40 0.3 100 546 77 0.6 50 200 0.03 0.725

508 9 100 700 639 20 15 32 0.5 0.300

OJEC 1998

Fig. 1. Double reverse osmosis installation purchased by C2R Company.

All cations, except aluminium, were identified with a Dionex ICS-3000 ion exchange chromatography system, which includes a methane sulfonic acid cartridge (MSA), a cationic suppressor CSRS-ULTRA II 4 mm, a column IonPac CS 12A 250×4 mm and a pre column IonPac CG 12A 50×4 mm. Mobile phase solution consisted of 20 mM methane sulfonic acid. The flow rate of the system was maintained at 1.0 mL min−1, with a column temperature of 20 °C and a suppressor current of 59 mA. The software Chromeleon version 6.6, from Dionex, was used for data acquisition. Before sample analysis, a calibration curve of each ion was done using five standard solutions. 25 μL of every standard and diluted sample was injected twice and successively. To avoid column saturation, water was also injected twice after each sample analysis. Aluminium analyses were carried out by Bio-Pôle laboratory (Labège, France) by optical emission spectroscopy with high frequency plasma induction ICP-OES, according to the NF EN ISO 11885 norm. 2.2. Apparatus The installation purchased by C2R Company was composed of an 80 L feed tank, a heat exchanger, a gear pump and two membranes in series. The formulated water was introduced in the feed tank and flowed to the first membrane, called the first stage. The pressure of feed was maintained to 40 bar whatever the formulated water. The retentate was recycled to the feed tank, while the permeate was flowed to the second membrane, named the second stage. On the second step, the permeate and retentate were both recycled to the feed tank (Fig. 1). For the both feed solution, the pressure of the permeate was 2 bar. The water was maintained at a constant temperature of 15 °C. The first cartridge contained a TM 810 membrane (Toray), while the second contained a TR-70 4021 membrane (Toray). The characteristics of each membrane are described in (Table 1). During filtration, flow rate, pressure and conductometric measurements were done on-line twice a day by means of manometers, area flowmeters (Blue-White Industries) and conductometers (8225r serie, Bürkert). The measurement points were on the feed pipe and on the retentate and permeate pipes for first and second stages. Twice a day, two samples were taken from the permeate pipes of the first and second levels. Every five days, the apparatus was stopped for cleaning.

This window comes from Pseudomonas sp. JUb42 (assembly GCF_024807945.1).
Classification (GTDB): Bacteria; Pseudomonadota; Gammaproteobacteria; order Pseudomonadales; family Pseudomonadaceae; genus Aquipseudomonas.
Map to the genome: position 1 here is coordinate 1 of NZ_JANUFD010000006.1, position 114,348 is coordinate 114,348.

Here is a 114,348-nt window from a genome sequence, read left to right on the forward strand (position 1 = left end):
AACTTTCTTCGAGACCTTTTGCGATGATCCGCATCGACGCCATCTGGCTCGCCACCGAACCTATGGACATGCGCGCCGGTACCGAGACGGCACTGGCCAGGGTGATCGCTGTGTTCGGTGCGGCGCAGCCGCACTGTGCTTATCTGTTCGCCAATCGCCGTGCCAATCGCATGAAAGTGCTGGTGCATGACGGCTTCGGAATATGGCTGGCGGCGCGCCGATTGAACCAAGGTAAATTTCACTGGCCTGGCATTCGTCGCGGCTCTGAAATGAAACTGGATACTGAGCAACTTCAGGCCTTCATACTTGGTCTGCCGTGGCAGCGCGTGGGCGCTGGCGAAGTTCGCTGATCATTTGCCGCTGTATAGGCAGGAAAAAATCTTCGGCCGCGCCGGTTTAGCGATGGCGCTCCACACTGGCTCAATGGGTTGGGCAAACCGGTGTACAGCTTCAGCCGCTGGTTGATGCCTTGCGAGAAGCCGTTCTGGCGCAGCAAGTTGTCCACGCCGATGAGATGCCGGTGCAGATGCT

Chloride (Cl−) (mg/L) Fluoride (F−) (mg/L) Nitrate (NO− 3 ) (mg/L) Sulphate (SO2− 4 ) (mg/L) Sodium (Na+) (mg/L) Potassium (K+) (mg/L) Magnesium (Mg2+) (mg/L) Calcium (Ca2+) (mg/L) Aluminium (Al3+) (mg/L) Resistivity (kΩ cm)

50 1.5 50 250 175 12 50 100 0.2 0.750

The cleaning procedure has been adapted to the double reverse osmosis unit. First of all, the pilot was drained and 12 L of Dialox™ (solution of peracetic acid at 3%v) was introduced in the feed side of the second stage with a volumetric pump (Aldos Eicher Gmbh, type Primus). The solution, supplied between the first and second membranes by the permeate pipe, was left for 30 min to clean both membranes by diffusion. Then the solution was filtered during 30 min to assure a dynamic cleaning. After filtration, Dialox™ was rinsed out with deionised water. When the permeate resistivity of the second stage reached 999 kΩ cm, the highest value of the conductometer, the rinsing procedure was stopped. 2.3. Chemicals and solutions HD water is normally produced from drinking water but in this work, in order to control the composition of water supply, the filtration was done with synthetic water. The European Directive 98/ 83/EC sets the highest limit of anion and cation contents in drinking water. According to the geographic area, variations may occur in the ion composition such as nitrate or calcium. For that reason two types of feed, hard and soft water, were prepared (Table 2). The solutions were prepared with AlCl3, CaCl2, Ca(NO3)2, NaHCO3, KF, CaSO4, MgSO4 and NaCl from Aldrich. Those salts were diluted in milliQ water. 3. Results and discussion The composition of the dialysate is defined by a monograph, regularly revised. The values for the main chemical compounds of the third edition are proposed in Table 3. 3.1. Hard water The filtration of hard water was carried out during fifteen days. Only one cleaning procedure was done after ten days. So the filtration occurred in two parts. HD water was produced with a constant transmembrane pressure of 17 bar at the first stage while the pressure at the second stage could vary from 15 to 18 bar. According to the slight increase in permeate flux (Fig. 2) and the transmembrane

Table 3 Ion composition of dialysed water (extract of the third European monograph edition (1997)).

Table 1 Membrane characteristics. Characteristics

TM 810

TR-70 4021

Size Filtering area (m2) Composition NaCl rejection rate (%) Permeability (L/h m2) Pressure (bar) pH limit Charge

4″ × 40″ 6.8 Polyamide aromatic 99.1 2.7 55 2–11 Negative

4″ × 21″ 3.5 Polyamide aromatic 98 4.3 15 3–11 Negative

Composition (mg/L)

Standard or highest limit

F− Cl− NO− 3 SO2− 4 + Na K+ Mg2+ Ca2+ Al3+

0.2 50 2 50 50 2 2 2 0.01

90

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Fig. 2. Evolution of the two stages of permeate flux during hard water filtration.

Fig. 3. Evolution of the two stages of permeate resistivity during hard water filtration.